"Ready Army" column from Fort McPherson's garrison commander
September 26, 2008
We like to live on the edge - or maybe we're just in a state of denial. We in the Atlanta area are constantly either affected by or threatened with disasters, yet how many of us are prepared when those disasters touch us'
Sure, today the weather may be calm and the installation Force Protection condition relatively low, but we still are affected by one of the worse droughts in Georgia's history. We remain in what has been a very active hurricane season until the end of November and we can all vividly remember the damage caused when a tornado with winds of more than 130 mph struck downtown Atlanta just six months ago. Those are just a few of the natural disasters we face; add the ever-present possibility of power outages, building collapse, crime and terrorist attack and the variety of dangers add up.
While it's unproductive to become an alarmist, it's naive to do nothing and hope that threats never come your way.
Last week's edition of the Sentinel introduced you to the Ready Army initiative. The Army-wide campaign recognizes the full spectrum of threats that face our Soldiers and families in the 21st century. As we strive to restore balance, increase the readiness of our force and improve the quality of life for our Soldiers and families, Ready Army offers the tools to prepare the centerpiece of our Army for challenging times.
Ready Army is centered on three actions:
>Get a kit. To fully prepare your family for an emergency, get one or more emergency kits that include enough supplies for at least three days. Keep a kit prepared at home and consider also having kits in your car, at work and a portable version in your home ready to take with you. These kits will enable you and your family to respond to an emergency more quickly. Your various emergency kits will be useful whether you have to shelter in place or evacuate.
>Make a plan. One of the most important tools you and your family can have to protect yourselves in possible emergencies is a family emergency plan. It is important that you plan ahead as a family for all types of emergencies and responses. Know where you will meet or who you will contact if your family is separated. Know what emergency services are available in your area and how can you contact them. Everyone in the family should understand what to do, where to go and what to take in the event of an emergency.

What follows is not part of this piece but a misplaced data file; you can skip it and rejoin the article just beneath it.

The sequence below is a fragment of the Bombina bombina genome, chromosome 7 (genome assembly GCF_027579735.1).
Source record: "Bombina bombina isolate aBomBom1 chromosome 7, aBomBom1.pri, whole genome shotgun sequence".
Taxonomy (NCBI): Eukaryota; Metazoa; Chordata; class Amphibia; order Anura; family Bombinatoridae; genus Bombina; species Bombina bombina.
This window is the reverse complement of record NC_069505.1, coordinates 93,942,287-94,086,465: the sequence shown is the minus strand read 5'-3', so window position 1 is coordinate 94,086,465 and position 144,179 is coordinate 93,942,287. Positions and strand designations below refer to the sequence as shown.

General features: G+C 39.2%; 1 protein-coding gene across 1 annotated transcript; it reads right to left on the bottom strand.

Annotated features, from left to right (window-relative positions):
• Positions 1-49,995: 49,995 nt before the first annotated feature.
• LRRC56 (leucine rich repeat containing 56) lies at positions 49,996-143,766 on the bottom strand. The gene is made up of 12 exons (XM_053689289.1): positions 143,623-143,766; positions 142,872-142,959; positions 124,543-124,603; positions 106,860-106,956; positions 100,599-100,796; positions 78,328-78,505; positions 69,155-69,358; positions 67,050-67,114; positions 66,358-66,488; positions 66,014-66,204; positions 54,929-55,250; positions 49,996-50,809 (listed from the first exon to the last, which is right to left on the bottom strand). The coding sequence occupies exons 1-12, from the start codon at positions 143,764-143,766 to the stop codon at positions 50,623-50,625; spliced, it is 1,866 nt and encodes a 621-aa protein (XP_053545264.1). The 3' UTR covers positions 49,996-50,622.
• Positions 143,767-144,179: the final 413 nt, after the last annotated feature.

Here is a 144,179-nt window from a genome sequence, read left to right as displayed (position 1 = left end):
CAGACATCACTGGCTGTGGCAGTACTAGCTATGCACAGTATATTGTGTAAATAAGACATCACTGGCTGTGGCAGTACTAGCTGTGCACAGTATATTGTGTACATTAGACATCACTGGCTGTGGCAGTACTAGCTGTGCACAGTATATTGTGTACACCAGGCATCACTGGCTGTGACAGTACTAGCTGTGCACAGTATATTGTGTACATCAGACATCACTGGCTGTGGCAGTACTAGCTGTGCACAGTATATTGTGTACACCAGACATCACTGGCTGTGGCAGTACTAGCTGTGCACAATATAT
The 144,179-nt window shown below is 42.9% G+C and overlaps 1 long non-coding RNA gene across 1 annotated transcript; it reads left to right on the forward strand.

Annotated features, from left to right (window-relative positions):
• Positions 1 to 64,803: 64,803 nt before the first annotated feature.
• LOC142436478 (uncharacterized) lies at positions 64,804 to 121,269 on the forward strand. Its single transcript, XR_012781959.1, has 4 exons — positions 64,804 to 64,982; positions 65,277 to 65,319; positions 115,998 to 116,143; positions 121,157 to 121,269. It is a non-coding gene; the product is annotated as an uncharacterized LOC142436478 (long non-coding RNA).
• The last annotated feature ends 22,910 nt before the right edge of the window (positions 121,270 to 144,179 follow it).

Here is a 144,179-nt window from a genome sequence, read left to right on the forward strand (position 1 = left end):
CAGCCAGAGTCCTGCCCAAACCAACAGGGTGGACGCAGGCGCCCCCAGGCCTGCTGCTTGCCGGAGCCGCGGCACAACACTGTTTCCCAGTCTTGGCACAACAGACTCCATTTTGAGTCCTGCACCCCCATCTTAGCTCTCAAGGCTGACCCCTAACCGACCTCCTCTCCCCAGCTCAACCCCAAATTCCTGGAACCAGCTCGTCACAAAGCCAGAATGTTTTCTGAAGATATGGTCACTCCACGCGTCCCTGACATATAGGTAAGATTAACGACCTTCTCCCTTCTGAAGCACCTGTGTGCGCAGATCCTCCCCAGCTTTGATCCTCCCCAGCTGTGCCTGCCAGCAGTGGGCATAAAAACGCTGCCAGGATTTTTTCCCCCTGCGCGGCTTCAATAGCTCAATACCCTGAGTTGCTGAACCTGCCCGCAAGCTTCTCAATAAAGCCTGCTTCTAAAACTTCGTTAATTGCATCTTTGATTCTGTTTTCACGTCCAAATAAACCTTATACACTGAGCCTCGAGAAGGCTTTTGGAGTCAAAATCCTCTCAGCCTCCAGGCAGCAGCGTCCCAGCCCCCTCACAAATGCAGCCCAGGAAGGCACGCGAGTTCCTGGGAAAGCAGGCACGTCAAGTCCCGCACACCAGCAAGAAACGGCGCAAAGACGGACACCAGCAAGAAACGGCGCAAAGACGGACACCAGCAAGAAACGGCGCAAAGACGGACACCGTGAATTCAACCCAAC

>Be informed. Find out what disasters are most likely to happen in your area and the history of their occurrence. Also, stay informed of any specific instructions or information you may need to know regarding those specific disasters.
You'll see more information on this program in the future, but don't wait until the information comes to you. A wealth of information is available on Ready Army's Army Knowledge Online (AKO) site at https://www.us.army.mil/
suite/page/464795. This site provides lists of items to include in your emergency kit, related links, general information about a variety of threats and specific information on how to prepare. Individuals who aren't able to access AKO can get the information at www.ready.gov or www.ready.army.mil.
In addition, if you missed last week's Sentinel newspaper, which had comprehensive coverage of the campaign, you can download and print the newspaper online at www.mcpherson.army.mil/sentinel091908.pdf.
Part of being Army Strong is being ready to face adversity. We train to be prepared for whatever comes our way professionally, but it's just as important to our readiness to have the security of knowing that our families have advantages when the unexpected arises.
If you feel like living on the edge, skip flossing for a day or tear the tag off your mattress, but don't risk the health of you and your family, pets and other loved ones by not being able to respond. If you wait until a disaster is upon you to act, it may be too late. Act now.